Let me share a secret – I’ve always wanted a Toyota Rav4. As someone who grew up in the ‘90s, I’ve been seeing this compact crossover SUV ever since I was a kid who apparently has a taste for quirky cars.
I remember telling my dad to buy one for the family, specifically the first-generation three-door model but unfortunately, he said no. I think I threw a hissy fit, not knowing that a small car with two passenger doors wasn’t really fit for a family of five. But hey, I was a kid. I didn’t know better.
Review: 2016 Toyota Rav4 2.5 Premium 4x4 AT
Engine Output (HP), Acceleration, Transmission, Handling
Exterior & Interior Design, Quality, Fit and Finish, Ergonomics
Cabin Comfort, Suspension, NVH Insulation
Safety and Technology
Convenience Technologies, Active and Passive Safety Features
Value for Money
Amount of the vehicle you get for the price, Fuel Efficiency
How We Do Our Reviews
What You Will Like
- Exterior design aged gracefully.
- Powerful and torquey 2.5L gasoline engine.
- Abundant and flexible interior space.
What You Won't Like
- Not-so-impressive fuel economy.
- Suspension's a bit too stiff.
- Touchscreen infotainment system is laggy and needs an update.
Decades on, the Rav4 has grown not only in size but in aesthetic appeal as well. From the small crossover that somehow looked like a sneaker, it became bigger and bigger, while losing its odd appeal in the process in its second- and third-generation models. Thankfully, the fourth iteration that Toyota Motor Philippines (TMP) lent us for this review went back to its roots – it’s less than plain, has a somehow emotional look, and it comes in Blue Metallic paint that I absolutely adore.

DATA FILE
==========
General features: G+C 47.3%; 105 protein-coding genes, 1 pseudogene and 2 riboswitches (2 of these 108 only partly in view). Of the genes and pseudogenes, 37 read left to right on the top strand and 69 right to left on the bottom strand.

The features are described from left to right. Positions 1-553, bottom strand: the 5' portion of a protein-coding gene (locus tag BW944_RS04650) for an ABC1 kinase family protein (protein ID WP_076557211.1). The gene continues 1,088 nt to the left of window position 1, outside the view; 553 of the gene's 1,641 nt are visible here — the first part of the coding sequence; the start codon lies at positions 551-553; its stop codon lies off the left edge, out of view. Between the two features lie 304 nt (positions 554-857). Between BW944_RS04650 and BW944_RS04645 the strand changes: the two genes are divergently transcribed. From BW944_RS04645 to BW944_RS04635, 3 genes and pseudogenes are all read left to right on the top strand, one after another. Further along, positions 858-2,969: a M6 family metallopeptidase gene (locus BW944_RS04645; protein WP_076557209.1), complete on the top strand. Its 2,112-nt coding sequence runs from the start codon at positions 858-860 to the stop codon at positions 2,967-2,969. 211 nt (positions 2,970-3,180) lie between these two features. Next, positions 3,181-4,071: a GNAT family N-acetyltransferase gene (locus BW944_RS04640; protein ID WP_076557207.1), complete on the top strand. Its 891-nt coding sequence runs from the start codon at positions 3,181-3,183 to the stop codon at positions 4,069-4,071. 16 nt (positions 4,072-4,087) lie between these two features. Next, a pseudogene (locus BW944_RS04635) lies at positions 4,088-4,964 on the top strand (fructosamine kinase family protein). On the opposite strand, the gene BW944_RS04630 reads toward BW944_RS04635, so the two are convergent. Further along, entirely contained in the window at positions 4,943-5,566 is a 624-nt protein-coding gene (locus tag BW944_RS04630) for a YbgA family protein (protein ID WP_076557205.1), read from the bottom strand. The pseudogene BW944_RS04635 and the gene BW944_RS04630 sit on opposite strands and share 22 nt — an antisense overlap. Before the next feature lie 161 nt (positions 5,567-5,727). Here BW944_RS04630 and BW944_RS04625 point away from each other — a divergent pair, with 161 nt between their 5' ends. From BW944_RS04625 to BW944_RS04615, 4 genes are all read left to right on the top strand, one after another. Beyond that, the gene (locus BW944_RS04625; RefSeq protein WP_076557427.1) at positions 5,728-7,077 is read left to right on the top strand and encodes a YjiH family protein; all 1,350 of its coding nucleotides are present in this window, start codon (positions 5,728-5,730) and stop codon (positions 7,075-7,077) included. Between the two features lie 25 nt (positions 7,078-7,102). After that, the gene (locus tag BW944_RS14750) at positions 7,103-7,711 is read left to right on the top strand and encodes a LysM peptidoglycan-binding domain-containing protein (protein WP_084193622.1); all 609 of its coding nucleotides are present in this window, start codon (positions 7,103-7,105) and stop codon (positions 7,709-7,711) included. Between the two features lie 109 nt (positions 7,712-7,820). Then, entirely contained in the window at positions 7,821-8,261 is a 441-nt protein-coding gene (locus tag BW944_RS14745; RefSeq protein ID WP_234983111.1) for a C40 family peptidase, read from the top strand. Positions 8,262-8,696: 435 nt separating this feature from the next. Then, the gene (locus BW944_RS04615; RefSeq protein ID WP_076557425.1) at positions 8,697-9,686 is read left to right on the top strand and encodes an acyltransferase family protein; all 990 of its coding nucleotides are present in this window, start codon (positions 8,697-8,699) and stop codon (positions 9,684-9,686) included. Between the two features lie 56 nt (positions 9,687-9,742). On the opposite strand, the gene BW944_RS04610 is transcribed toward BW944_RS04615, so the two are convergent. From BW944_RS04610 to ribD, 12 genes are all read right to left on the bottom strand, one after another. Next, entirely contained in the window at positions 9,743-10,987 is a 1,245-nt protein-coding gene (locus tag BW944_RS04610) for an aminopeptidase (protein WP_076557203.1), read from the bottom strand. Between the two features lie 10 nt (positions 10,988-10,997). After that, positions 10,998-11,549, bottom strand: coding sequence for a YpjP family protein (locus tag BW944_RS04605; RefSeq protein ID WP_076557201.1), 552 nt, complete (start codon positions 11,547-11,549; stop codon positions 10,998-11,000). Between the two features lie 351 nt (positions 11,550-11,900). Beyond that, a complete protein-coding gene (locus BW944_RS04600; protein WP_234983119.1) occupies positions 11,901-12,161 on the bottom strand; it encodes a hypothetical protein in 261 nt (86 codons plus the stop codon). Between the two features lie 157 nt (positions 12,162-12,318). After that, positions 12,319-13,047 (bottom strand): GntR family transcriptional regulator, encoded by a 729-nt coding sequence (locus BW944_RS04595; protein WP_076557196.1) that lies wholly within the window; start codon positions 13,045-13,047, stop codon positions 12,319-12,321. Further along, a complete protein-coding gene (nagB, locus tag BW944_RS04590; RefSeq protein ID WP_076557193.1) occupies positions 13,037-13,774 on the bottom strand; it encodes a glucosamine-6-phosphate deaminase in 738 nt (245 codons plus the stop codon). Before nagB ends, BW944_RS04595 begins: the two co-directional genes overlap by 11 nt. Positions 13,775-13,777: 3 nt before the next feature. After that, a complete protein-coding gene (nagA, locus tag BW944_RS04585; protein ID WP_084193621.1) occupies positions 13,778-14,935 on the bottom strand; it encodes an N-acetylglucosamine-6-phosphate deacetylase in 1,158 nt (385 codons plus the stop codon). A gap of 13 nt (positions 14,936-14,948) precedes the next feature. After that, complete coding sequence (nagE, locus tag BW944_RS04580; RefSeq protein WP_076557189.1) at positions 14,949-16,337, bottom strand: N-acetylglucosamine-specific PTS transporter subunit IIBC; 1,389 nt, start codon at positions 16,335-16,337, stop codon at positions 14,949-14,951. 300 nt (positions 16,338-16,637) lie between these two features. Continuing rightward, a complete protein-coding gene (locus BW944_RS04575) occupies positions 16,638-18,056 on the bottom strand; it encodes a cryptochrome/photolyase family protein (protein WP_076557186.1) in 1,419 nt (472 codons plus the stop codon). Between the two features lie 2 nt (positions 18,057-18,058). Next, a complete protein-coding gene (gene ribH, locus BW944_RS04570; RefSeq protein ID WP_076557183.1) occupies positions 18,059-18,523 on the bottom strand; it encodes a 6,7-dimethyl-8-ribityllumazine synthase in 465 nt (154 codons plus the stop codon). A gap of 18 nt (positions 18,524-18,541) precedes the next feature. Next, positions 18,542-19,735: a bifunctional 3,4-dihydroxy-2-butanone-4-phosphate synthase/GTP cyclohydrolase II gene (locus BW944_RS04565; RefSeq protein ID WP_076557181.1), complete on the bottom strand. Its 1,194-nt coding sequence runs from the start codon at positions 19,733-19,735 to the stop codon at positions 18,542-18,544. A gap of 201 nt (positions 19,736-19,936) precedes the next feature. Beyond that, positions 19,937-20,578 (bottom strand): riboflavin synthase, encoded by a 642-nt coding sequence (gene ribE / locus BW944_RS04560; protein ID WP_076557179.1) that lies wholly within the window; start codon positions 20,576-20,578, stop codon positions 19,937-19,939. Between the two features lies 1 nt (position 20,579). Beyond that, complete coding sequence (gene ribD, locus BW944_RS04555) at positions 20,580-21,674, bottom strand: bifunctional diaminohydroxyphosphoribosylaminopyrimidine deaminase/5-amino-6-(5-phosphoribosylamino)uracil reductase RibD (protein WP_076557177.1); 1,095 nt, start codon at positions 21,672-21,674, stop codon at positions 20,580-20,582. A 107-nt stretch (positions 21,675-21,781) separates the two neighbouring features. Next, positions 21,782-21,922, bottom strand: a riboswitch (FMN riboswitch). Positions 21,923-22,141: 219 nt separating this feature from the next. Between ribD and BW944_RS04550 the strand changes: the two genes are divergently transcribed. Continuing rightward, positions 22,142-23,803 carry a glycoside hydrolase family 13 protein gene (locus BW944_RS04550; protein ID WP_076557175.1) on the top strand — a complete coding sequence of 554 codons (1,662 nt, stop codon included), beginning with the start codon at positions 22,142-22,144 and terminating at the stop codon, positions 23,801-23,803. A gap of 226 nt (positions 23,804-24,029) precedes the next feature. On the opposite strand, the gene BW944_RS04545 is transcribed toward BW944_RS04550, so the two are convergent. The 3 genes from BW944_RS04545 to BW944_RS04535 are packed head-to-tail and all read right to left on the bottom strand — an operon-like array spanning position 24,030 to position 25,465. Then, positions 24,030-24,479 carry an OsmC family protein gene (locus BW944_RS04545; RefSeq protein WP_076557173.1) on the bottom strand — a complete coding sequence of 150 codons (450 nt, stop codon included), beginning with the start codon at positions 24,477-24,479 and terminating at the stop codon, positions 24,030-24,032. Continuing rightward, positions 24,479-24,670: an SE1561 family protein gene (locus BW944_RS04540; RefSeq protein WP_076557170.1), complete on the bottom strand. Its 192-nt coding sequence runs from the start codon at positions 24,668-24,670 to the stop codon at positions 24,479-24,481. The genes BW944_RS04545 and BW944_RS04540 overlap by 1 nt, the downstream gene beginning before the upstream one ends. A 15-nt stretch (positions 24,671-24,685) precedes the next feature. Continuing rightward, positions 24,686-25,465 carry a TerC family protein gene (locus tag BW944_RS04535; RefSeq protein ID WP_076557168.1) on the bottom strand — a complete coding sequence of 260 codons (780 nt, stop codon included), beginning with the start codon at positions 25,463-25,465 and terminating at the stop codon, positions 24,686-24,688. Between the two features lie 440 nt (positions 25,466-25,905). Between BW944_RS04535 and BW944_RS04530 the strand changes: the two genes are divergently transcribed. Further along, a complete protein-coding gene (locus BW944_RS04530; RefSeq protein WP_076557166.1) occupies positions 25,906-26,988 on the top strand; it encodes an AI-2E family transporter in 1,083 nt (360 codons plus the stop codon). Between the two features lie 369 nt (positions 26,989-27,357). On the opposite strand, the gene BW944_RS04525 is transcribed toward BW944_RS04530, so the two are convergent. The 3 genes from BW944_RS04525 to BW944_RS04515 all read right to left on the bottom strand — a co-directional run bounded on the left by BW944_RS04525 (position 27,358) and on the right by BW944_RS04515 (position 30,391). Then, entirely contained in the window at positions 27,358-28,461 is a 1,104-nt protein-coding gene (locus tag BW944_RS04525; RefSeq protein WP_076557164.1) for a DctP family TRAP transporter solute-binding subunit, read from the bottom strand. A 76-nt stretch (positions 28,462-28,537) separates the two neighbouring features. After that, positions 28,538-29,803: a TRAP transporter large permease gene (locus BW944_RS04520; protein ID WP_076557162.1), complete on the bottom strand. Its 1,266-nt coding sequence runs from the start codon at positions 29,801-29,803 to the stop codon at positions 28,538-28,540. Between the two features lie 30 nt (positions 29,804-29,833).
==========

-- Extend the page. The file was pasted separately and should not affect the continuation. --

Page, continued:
But the Rav4 is aging; it got its latest updates back in 2016, which were just small changes to its front fascia and additional tech features. However, with how this crossover stood out and occasionally turned heads when I drove it around, I can safely say that it aged gracefully.
The LED daytime running lights (DRLs) and headlights are its best trait up front, as well as the chiseled bumpers that bring character to the regular round fog lamps. The hood is carved, too, which makes the Rav4 kind of reminiscent of Japan's best-selling Toyota C-HR. The 17-inch alloys design may look plain for some, but I think it bears a balance between classy and sporty, complementing the under-cladding and bulging fenders.
At the rear, the LED taillights keeps the Rav4 up to speed with younger counterparts, while the skid plate and spoiler, along with the roof rails, are a nod to the crossover’s off-road capability. Or the lack thereof.
Granted, the Rav4’s 2.5L gasoline engine sends the power to all four wheels, and you have the option to engage the differential lock. However, it isn’t fun for the driver and the passengers to go through rough roads and dilapidated pavements; the suspensions need to be dampened a bit for better ride comfort.
That stiff suspension setup has its upside – body roll is mitigated when going through long curves, so passengers aren’t thrown around inside the vehicle while tackling winding roads. The car isn’t eager to dive when braking as well, which is a good thing. With this, overall comfort is just in the middle, but can still be improved.
Inside the vehicle, the huge amount of wiggle room for five average-sized Filipinos is a great plus for the Rav4. After all, it’s a five-seater compact crossover that’s just 10 mm (0.4 inches) narrower and 190 mm (7.5 inches) shorter than the seven-seater Fortuner, so go figure.